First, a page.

For some crops, it makes sense to sow seed in trays early, for planting out when the weather warms up. However, some plants prefer to be planted straight into the ground when the soil temperatures are perfect for them. Planted at the right time and in the right conditions, these plants will thrive and become much healthier than the indoor pampered ones.
The sweetest taste of summer has to be fresh sweet corn, harvested and put straight on the barbecue in its husk where the plump, yellow kernels steam in their own juices. To experience this pleasure, you need to put in a bit of effort 100 or so days earlier.
Corn grows big and fast and this requires a rich fertile soil to feed the rapid growth. Adding lots of organic matter and well-rotted manure helps sustain this hungry plant, so it’s in the best interests of an abundant harvest to take the time to get the soil just right. Sowing sweet corn seeds into a space that has previously grown beans or had a legume cover crop will also help towards a bumper harvest.
Not only should the soil be rich but it also needs to be well drained. It also needs the ability to retain moisture as corn is very thirsty and also shallow rooted. If the soil dries out, growth slows down. A good quality mulch will help keep the root zone moist between watering and keep weeds down. Care should also be taken when weeding so as not to damage the roots.
Because the shallow roots are easily damaged it is best to plant corn seeds directly into the garden, so they can grow a strong root structure for their top heavy plants. You will need to wait for the garden to warm up, as sweetcorn prefers soil no colder than 16-18°C and will rot if it is colder than that. November is a good month to begin to sow corn. Even then it can be a bit fussy, so pop a couple of seeds into each hole so you have a greater chance of success and then remove the weaker of the two seedlings.
Corn is pollinated by the wind and in order for a successful pollination rate, which on the plate looks like a fat cob with no gaps, it is best to plant them in a grid pattern to form a block rather than in a row, with plants spaced 30cm apart and the rows within the block 60cm apart. Even as a block of plants they are vulnerable to the wind, so try to make sure they are in a sheltered spot. If you want to grow different varieties, make sure they are in different parts of your garden or they will cross pollinate and your corn won’t taste as good as it should.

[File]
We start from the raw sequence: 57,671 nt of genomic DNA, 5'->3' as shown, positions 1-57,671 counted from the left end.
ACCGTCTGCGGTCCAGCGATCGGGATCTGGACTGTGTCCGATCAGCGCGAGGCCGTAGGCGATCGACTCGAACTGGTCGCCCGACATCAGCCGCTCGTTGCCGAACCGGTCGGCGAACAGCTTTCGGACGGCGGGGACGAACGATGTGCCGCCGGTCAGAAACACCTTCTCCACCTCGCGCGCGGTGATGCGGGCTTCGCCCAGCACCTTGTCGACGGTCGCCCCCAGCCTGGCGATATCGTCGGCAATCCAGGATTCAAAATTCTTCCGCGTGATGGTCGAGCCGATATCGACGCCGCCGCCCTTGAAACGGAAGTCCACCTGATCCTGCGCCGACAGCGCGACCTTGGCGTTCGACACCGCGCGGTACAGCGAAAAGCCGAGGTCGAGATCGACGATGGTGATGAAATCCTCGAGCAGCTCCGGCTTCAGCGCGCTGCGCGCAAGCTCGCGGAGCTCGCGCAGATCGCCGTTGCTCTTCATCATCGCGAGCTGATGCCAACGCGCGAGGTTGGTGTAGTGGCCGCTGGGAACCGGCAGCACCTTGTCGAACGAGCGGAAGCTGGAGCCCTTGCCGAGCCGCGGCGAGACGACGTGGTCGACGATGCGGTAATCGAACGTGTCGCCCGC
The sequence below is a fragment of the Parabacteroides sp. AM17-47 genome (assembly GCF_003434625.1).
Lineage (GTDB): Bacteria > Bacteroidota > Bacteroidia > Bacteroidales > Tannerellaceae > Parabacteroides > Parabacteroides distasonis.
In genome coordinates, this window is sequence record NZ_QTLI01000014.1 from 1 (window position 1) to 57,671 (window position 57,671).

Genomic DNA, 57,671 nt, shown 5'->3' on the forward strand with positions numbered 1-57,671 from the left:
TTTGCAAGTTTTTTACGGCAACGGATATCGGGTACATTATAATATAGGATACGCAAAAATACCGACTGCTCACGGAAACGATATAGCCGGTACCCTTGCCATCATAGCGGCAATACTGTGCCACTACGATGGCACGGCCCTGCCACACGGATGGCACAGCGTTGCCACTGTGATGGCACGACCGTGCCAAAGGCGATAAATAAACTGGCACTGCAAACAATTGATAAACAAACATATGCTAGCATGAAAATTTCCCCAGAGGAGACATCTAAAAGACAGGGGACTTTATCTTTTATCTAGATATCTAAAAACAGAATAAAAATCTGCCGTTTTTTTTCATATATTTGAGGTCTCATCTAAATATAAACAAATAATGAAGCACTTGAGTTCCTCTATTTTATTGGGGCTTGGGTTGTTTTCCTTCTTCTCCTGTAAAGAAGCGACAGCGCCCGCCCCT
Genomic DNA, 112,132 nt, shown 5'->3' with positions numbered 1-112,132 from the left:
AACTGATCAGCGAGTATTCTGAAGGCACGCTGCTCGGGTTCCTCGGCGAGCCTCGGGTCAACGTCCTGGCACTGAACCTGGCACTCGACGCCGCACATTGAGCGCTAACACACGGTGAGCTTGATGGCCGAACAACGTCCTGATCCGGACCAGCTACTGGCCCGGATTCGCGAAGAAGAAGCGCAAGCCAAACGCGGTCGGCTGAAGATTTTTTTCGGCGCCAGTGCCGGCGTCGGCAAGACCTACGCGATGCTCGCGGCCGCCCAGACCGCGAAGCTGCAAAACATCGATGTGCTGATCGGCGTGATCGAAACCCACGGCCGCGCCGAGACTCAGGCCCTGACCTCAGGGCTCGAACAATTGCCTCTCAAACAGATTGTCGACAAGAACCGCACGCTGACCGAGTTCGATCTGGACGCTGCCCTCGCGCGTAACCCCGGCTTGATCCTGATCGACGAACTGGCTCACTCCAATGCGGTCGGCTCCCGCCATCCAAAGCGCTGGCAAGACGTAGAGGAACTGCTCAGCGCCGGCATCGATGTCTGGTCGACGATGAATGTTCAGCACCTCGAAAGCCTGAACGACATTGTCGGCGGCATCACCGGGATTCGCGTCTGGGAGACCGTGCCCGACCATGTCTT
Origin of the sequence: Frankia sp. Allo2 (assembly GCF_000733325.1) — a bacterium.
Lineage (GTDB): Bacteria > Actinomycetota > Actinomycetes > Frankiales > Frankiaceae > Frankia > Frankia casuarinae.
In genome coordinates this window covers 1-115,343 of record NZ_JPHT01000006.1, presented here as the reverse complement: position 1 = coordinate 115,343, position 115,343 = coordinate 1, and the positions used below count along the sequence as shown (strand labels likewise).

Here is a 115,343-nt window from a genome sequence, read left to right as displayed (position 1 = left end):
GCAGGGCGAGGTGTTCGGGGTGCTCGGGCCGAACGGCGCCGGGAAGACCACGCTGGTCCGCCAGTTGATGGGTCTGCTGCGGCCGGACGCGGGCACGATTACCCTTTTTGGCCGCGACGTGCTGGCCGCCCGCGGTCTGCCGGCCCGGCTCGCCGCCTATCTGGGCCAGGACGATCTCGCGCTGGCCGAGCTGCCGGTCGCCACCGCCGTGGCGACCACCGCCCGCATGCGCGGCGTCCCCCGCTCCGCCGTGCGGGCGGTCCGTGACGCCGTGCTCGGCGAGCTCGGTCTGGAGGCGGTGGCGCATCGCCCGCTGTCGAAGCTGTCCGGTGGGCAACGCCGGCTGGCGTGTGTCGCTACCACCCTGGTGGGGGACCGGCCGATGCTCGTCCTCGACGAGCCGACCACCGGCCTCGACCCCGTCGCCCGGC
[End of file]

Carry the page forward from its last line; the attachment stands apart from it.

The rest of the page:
While corn loves a rich soil, beans prefer it a little leaner. If the soil has too much nitrogen then you may end up with all leaves and few beans, as the beans themselves are able to fix nitrogen from the soil. Before sowing beans you need to know if you have dwarf or climbing beans, as the climbing ones will need something to climb on - such as a trellis, teepee or other structure. It is much better to install the support structure first, rather than trying to put it in after and damaging the roots.
Despite it being easy enough to grow beans indoors in containers, they actually prefer to be planted outdoors directly into the soil and they don’t like being transplanted. As with corn, the soil needs to be warm enough for successful germination. Any colder than 18-20°C and they will just rot away. This just happens to be the kind of temperature where the risk of frost is all but past.
Sow beans about 15cm apart into well-watered soil and then try not to water them again until they germinate, to avoid the risk of rotting the seed. In 8–10 weeks you will begin to have more beans than you know what to do with!
Cucumbers add a cooling crunch to a salad in the heat of summer. Like corn, these are hungry plants and like a soil rich in organic matter. Your planting spot should also be well drained and sunny.
Cucumbers can be grown vertically as they have surprisingly strong tendrils that will cling to the nearest thing. And as with beans, if you are short on space it is a good idea to erect a trellis or climbing frame before planting your seeds.
It is easy to grow cucumbers from seed indoors, but the trouble comes with transplanting. If conditions aren’t ideal they sulk spectacularly. Leaves fall off and they shrivel up. In the worst case they die! The biggest factor responsible for this is temperature; ideally cucumbers need the soil to be 18°C or warmer.
Cucumbers are easily stressed so to have a great harvest it is best to pamper them and give them what they need. Which is plenty of space. Sow the seeds 40cm apart in the row and make the row about a metre away from the next row. The seeds and seedlings may seem tiny but they grow to very large plants.
Zucchini is a prolifically fruit bearing plant that can turn from a tiny zucchini to a marrow in the blink of an eye. So it’s hardly surprising that this is a a hungry plant that thrives in a soil rich in organic material and well-rotted manure.
Zucchini can be grown indoors but it doesn’t like being transplanted. Sowing directly into sunny garden soil once the soil has warmed up to at least 16°C will give you the best success. For extra warmth, zucchini also like to be grown on a bit of a hill. Create a mound 15-30 cm high and 30-60 cm wide. Make a shallow dip in the top and plant 4-5 seeds about 2cm deep. Once they grow their true leaves, thin to the two strongest plants. If you want to grow more than this, space the mounds at least a metre apart. These plants grow huge!
Plastic trellis makes it easy to space seeds evenly